SBA loans are another financing option that is attractive to both parties. For qualifying deals, the Small Business Association will provide capital to finance a business acquisition. With an SBA loan, the seller is often able to receive the vast majority of the purchase price at closing. Because the buyer doesn’t need to pay the full amount at that time, they can enjoy greater leverage. 

Deal Structure: Down Payment 

All deal structures establish the down payment amount that the buyer pays to the seller upon closing.

The down payment amount can vary greatly. For SBA loans, it can sometimes be as low as 10%. In seller-financed deals, it’s typically significantly higher than that. Budgets, creditworthiness, and business-specific criteria are often used to determine the down payment. 

Deal Structure: Consulting Agreements and Employment Contracts

As a buyer, it’s important to know that the seller will support you after the purchase. Typically, that means they’ll provide training or consulting services for a period of time.

At the minimum, most deals include a 30-day training period. During that time, the seller trains the owner to ensure they’re well-positioned to succeed. 

“A holdback is a portion of the purchase price that the buyer retains until certain conditions are met.”

In some situations, the seller agrees to continue filling an important role for an extended time period. This is especially true for more complicated businesses. Or, when the buyer is completely unfamiliar with the industry.

Deals involving consulting agreements often involve a ‘holdback.” 

A holdback is a portion of the purchase price that the buyer retains until certain conditions are met. For example, let’s say the seller agrees to deliver six months of consulting services after closing. In such a deal, the buyer may only pay 80% at closing, and retain the other 20%. After the seller has completed their consulting duties, the buyer releases the 20% holdback.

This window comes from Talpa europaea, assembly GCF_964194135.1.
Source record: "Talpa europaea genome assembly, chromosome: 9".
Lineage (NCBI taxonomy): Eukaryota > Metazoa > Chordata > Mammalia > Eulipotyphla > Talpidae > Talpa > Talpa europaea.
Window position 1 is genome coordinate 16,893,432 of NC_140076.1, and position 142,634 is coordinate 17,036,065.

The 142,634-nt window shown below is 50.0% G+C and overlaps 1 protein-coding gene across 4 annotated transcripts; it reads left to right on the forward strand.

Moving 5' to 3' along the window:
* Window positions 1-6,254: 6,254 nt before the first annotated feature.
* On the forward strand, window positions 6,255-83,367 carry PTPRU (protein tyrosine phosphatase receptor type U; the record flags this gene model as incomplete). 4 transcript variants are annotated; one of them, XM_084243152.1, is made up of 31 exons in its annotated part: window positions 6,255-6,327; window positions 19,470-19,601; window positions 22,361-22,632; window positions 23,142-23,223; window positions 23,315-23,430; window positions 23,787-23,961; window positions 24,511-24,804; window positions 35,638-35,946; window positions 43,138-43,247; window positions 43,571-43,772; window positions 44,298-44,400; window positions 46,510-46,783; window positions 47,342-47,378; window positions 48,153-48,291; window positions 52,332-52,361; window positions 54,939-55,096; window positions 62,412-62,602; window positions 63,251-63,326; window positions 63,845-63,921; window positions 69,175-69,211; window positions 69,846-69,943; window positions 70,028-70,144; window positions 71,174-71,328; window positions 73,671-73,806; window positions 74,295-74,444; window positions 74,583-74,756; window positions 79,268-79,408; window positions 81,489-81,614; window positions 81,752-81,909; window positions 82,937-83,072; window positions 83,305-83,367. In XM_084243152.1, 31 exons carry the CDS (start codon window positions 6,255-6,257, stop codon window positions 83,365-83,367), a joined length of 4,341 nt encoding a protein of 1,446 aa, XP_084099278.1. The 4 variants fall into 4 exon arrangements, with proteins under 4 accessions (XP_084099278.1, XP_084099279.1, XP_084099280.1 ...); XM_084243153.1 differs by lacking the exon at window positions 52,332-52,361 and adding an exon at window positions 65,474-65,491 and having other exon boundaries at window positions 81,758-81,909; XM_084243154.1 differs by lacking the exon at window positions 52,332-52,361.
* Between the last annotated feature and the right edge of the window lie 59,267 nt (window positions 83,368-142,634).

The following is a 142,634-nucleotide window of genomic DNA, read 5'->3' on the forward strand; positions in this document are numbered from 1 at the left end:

Private equity buyers commonly prefer to keep the seller involved in the business for a specific length of time following the transaction. 

Deal Structure: Non-Compete Agreements

When buying an online business, most buyers want to know that the seller isn’t going to become their competitor. Therefore, most buyers require that the seller sign a non-compete agreement.

Non-compete agreements prevent sellers from using their knowledge ‘against you.’ Remember, if you ever consider selling your business in the future, this will apply to you as well.

How Deal Structuring Works for Buying an Online Business 

Deal structuring is the process by which buyers and sellers arrive at a deal that is agreeable to both parties.

Typically, the process starts with the seller. When a seller lists their business for sale, they list it with an asking purchase price. They also share their goals with their Advisor. In turn, their Advisor uses that information to seek out the right buyer.

“Deal structuring is the process by which buyers and sellers arrive at a deal that is agreeable to both parties.”

As a buyer, it’s your job to pay attention to business listings that might match your investment criteria. When you see one, you can request information to learn more. If everything still looks good, you can move forward with buyer/seller communication.

Communicating with Sellers

Once you’re in communication with sellers, there will be a series of exchanges intended to help you understand the business. It’s also an opportunity for both of you to get to know one another.